I did my undergraduate degree in History and Classics at Oxford, and was accepted to do an MPhil in Classics (but didn't go).

I presume you've had a look at the Oxford Classics Website? The graduate programme is divided into 2 streams: Lang & Lit, and Ancient History; both offer two masters' degrees - the MSt and the MPhil. When I was applying, what I was told was that in Ancient History, people normally do an MPhil as preparation for a DPhil (Phd). In Lang & Lit, apparently the normal path is MSt -> DPhil. The MSt is one-year and taught, the MPhil is 2 years, and more research-oriented.

It sounds like you would be applying for the Lang & Lit degree, but if you're considering Ancient History: I was accepted to the Ancient History MPhil with no Greek and pretty shaky Latin. Of course, I would have had to really get up to speed on both quickly once the programme started.

As others have mentioned, funding is going to be an issue. At Oxford, there are university scholarships and bursaries as well college scholarships and bursaries. At the university level, you would be looking at the Clarendon and the Rhodes, both of which are very competitive. Therefore, when you consider what colleges to apply to, I would recommend you look closely at which colleges will (or could) offer you the most money. For me, Balliol and Lincoln offered the most potential money - if you fill out the details on page, you can see which colleges have money you could apply for. There may also be some scholarships available in America for students going abroad not listed on the Oxford site.

Please feel free to ask if you have more specific questions, either here or through MeMail. I hope you go for it - Oxford is a fantastic experience!

posted by iona at 3:54 PM on July 23, 2010

This is a serious dream, eminently achievable if you're willing to be flexible about where and when and how. You've found a calling, and from the sound of it you would make a fantastic student and scholar. Reading classics scholarship for fun? Now there's dedication.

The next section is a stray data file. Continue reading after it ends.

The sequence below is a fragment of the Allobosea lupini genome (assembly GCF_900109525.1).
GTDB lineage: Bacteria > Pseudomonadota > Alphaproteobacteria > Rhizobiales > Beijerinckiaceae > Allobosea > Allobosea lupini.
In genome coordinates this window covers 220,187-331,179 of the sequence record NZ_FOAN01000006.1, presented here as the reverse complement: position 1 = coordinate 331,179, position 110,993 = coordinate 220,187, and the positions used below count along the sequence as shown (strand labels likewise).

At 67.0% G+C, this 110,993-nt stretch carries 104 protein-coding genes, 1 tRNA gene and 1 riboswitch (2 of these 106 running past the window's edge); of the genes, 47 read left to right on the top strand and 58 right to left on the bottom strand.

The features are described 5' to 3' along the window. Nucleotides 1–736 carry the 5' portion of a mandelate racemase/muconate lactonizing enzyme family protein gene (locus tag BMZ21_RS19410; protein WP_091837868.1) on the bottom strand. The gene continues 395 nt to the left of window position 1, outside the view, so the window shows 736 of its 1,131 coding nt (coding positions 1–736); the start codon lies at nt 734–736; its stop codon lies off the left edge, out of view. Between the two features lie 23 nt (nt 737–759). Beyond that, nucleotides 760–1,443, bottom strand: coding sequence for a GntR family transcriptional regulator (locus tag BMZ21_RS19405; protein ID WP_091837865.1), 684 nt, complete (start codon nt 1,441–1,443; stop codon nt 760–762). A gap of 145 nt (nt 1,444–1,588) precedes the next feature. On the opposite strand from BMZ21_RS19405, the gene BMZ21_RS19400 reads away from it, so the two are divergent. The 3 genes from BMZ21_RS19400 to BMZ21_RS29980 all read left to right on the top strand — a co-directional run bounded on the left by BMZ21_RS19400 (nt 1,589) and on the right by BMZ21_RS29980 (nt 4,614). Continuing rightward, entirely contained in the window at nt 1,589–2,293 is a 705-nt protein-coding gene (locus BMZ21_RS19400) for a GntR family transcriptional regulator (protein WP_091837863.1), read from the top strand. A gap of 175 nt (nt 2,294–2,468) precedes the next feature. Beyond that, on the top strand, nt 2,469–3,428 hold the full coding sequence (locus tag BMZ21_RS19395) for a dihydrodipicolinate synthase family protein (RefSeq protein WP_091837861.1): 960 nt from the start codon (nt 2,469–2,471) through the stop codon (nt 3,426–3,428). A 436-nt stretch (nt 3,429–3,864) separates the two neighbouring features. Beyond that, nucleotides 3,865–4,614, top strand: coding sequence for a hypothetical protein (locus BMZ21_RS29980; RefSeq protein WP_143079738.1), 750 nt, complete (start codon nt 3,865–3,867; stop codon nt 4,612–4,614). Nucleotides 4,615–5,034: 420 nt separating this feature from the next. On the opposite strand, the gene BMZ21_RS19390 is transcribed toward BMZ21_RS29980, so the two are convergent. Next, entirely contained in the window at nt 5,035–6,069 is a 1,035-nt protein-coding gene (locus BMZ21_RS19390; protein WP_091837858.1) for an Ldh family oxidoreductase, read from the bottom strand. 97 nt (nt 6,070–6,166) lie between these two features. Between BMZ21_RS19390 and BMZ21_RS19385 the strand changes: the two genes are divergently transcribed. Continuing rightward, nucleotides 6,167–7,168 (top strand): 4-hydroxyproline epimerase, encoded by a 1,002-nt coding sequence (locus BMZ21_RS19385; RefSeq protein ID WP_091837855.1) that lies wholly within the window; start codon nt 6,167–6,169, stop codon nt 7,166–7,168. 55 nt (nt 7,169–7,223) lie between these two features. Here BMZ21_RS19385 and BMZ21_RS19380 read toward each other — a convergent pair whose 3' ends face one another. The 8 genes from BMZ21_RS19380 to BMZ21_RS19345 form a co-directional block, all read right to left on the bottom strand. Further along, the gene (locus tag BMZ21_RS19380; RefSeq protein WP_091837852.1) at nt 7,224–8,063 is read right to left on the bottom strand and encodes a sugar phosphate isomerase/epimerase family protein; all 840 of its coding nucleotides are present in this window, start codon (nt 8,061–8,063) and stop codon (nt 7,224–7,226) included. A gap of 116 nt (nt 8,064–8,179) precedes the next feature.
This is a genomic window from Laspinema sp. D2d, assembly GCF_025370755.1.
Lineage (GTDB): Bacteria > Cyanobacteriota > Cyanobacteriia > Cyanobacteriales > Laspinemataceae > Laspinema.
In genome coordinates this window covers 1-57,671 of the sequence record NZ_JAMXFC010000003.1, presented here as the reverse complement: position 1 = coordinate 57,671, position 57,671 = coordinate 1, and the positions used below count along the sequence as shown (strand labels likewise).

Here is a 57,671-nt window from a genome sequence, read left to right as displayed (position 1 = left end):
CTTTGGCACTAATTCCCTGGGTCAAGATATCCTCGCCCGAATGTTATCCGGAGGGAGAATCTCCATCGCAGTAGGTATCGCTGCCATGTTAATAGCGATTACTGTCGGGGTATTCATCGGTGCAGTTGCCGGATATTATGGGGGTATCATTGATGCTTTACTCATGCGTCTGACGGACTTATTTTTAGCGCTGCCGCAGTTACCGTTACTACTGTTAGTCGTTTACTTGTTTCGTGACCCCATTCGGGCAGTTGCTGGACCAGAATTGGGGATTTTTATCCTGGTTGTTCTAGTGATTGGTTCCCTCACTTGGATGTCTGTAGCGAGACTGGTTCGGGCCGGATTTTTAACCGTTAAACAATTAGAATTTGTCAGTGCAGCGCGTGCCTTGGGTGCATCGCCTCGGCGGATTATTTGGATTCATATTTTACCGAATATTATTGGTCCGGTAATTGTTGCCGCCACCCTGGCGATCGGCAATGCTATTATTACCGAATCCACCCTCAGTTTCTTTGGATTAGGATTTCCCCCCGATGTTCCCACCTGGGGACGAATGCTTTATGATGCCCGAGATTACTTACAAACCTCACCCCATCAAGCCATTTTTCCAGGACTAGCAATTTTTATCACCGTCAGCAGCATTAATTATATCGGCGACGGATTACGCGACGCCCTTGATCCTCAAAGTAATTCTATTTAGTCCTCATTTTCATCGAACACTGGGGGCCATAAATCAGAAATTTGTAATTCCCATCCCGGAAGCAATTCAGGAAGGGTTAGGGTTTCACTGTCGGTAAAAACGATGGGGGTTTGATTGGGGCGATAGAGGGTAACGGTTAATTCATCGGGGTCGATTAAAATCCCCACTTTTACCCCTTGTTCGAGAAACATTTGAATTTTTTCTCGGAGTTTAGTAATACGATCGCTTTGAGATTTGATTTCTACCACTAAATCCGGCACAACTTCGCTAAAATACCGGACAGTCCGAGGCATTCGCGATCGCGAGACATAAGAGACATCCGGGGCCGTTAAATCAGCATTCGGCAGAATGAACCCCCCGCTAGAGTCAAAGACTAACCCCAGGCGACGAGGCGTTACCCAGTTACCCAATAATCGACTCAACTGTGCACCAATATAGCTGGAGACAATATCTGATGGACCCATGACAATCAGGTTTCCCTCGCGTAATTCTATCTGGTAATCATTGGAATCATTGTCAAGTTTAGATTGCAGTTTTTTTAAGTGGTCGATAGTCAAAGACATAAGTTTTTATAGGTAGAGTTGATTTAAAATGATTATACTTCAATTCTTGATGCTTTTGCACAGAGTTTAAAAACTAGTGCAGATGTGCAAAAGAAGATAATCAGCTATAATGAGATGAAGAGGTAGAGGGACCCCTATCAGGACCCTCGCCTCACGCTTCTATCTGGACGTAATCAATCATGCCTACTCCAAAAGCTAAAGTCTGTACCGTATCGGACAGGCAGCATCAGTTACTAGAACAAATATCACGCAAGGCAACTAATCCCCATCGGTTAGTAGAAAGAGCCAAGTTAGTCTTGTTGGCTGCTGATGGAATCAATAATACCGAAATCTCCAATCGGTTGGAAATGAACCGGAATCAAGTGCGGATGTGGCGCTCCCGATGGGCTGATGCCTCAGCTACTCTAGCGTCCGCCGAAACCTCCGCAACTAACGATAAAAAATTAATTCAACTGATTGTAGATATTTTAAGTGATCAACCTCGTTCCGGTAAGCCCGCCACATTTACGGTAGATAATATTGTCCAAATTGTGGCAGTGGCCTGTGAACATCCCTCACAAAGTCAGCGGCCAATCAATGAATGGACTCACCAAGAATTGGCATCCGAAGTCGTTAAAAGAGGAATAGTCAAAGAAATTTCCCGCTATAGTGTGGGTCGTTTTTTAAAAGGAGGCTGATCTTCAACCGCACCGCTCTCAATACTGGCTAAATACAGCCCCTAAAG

I have a good friend, originally trained as a doctor, who re-entered academia at 54. She originally thought she would quit her medical practice and go back to school to do an MA in history. Now she's in her 6th year of the PhD program and finishing her dissertation.

What made this possible for her? She had enough in savings to stop working, and another earner in the family. Her two children were grown, in college or already working. And finally, she was and is tremendously passionate about her subject.

It seems like the first two conditions-- income and family-- are the major obstacles to pursuing your Oxford dream, at least until your child is grown. As long as you're the primary wage earner and supporting your child and your mother, it would be difficult to arrange things so that you could go abroad to be a full-time student. Where would your family go? Would they come with you? How would you support them? As others have noted, Oxford gives pretty pitiful financial support.

So the first thing I would encourage you to do is to consider possibilities other than Oxford. I know most of the advice in this thread is geared towards helping you go to Oxford, but there are plenty of other strong classics programs out there, many probably quite close to where you are in New England. You're dreaming about Oxford because you had a thrilling intellectual experience there long ago, and now it just seems natural that to return to the study of the classics would also mean returning to Oxford. But consider: would you be able to recreate those magical pub experiences there now? Don't let your nostalgia obscure what is really true and exciting and completely doable here: formal, guided study of the thing that fascinates you.

I would recommend searching for nearby MA programs in Classics. You could take classes part-time, if the schedules work out right. If you find work at the university (as an administrative assistant, or doing work similar to what you're doing now), you could even get free tuition. You could continue to live at home, but you'd have a foot in an intellectual community with whom you could talk about classics. After taking some classes, you might consider pursuing the full PhD, and perhaps an academic career. Yes it can be done.

Good luck to you! I think you're at the start of a fantastic journey.
posted by ms.codex at 8:24 PM on July 23, 2010

I just noticed you're anonymous - if you want to ask me anything, you can shoot me an email at ask.about.ox@gmail.com if you can't/don't want to get a mod to post any follow-up questions.

(Sorry about the botched tag in my last post)
posted by iona at 10:55 AM on July 24, 2010